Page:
From a deck of 16 cards, one card is removed from play, and then each player gets dealt one card. On a turn, you draw one card and decide which to play, trying to expose the other players and knock them from the game using the strategies that each of the cards allow. Each card includes a character, a number and the effect the card has. For example, the Guard is number one, and reads “Name a non- Guard card and choose a player. If that player has that card, he or she is out of the round.” If you guess a player’s card correctly, they are out of the game. The last player standing wins the round. Each round lasts about five minutes, and the first person to win four rounds – or whatever your friend’s agree upon – wins the game.

Camel Up

Camel Up

Mechanics: Betting, dice rolling

Bring your friends to the camel races and compete to be the top earner in Camel Up. A race of five camels is about to begin, so sit down, relax and enjoy one of the strangest races you’ve ever seen.

Players are the driving force in Camel Up. Set-up consists of placing five dice into the pyramid that holds them for the majority of the race. One player then rolls one dice at a time by releasing one dice at a time from the pyramid, which is a really clever design. The camels then move according to the die for a maximum of three spaces. This is how the camels start the race. Once set-up is complete, each player gets a turn performing one action: roll a dice, bet on the winner of the leg, bet on the overall winner of the race or place a special oasis tile. The sooner players place bets, the bigger the payoff by the end of the round. Once all the camels have moved – meaning all the dice have been rolled – the round is over, and you score for that leg of the race based on the players’ actions for that round. The game is over as soon a camel crosses the finish line. The player with the most money after scoring wins.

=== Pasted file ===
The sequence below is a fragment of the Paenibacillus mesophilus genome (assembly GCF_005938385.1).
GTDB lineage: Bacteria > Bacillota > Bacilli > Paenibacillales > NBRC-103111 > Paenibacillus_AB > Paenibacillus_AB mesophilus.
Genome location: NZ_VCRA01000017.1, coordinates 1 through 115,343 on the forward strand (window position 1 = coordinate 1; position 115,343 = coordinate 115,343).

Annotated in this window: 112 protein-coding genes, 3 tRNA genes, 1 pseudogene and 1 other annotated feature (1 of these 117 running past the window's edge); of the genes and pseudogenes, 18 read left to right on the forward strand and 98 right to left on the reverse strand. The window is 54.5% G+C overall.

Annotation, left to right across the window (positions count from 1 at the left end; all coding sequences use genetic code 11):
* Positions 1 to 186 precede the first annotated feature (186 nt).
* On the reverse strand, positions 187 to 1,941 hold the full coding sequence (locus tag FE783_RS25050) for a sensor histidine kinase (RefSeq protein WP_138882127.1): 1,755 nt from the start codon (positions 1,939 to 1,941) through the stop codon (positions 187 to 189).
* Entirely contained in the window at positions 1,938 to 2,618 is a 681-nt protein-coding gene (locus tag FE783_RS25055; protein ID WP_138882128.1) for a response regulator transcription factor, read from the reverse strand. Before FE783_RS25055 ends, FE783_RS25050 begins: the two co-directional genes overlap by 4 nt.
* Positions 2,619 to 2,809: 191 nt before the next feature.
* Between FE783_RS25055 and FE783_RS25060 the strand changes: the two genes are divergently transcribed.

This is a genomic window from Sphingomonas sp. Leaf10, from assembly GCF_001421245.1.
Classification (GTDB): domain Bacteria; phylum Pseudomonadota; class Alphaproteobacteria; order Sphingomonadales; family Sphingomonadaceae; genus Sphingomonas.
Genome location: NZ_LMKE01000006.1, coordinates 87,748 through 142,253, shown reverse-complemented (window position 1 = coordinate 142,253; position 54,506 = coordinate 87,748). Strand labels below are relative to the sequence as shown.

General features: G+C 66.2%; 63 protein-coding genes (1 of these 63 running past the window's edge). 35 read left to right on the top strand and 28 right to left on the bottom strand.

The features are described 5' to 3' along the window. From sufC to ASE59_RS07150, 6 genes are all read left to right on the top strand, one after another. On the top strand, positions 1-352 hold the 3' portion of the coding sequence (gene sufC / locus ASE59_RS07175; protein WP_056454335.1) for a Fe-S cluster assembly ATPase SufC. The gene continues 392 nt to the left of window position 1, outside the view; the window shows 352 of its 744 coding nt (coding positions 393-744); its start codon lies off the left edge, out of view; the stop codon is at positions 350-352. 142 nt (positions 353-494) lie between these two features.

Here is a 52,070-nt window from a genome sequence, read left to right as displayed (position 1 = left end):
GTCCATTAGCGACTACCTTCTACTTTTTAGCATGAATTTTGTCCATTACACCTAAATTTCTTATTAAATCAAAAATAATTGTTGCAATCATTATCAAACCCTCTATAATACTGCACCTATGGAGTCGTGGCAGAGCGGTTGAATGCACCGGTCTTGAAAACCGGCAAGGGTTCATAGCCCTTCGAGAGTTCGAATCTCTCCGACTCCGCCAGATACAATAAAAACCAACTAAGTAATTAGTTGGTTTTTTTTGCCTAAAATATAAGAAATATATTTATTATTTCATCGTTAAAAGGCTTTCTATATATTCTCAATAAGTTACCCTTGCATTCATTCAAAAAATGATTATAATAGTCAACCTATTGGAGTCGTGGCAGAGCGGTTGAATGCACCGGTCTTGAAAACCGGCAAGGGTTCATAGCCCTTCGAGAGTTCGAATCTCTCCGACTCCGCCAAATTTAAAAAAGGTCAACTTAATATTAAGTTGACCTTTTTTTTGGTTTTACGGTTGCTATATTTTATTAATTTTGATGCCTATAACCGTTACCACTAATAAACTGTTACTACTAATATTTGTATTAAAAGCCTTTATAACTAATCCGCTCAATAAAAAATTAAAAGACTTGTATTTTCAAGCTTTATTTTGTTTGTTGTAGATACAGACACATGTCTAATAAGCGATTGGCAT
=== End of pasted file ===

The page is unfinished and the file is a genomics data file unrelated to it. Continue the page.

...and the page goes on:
One fun mechanic that really makes the game is the ability for the camels to stack on top of each other, sometimes making a moving tower of camels, which can make betting really difficult and hilarious.

What are you waiting for? Get out there and Camel Up.

Munchkin

Munchkin

Mechanics: Hand management, dice rolling, card drafting

The basic rules of Munchkin: Kick down a door, fight a monster, get treasure and gain a level. Munchkin is great for people who love role-playing games but don’t want to invest the time to play Dungeons & Dragons. The cards are based off great game clichés and other strange oddities from famous role-playing games, so newbies and experts alike can enjoy the humour.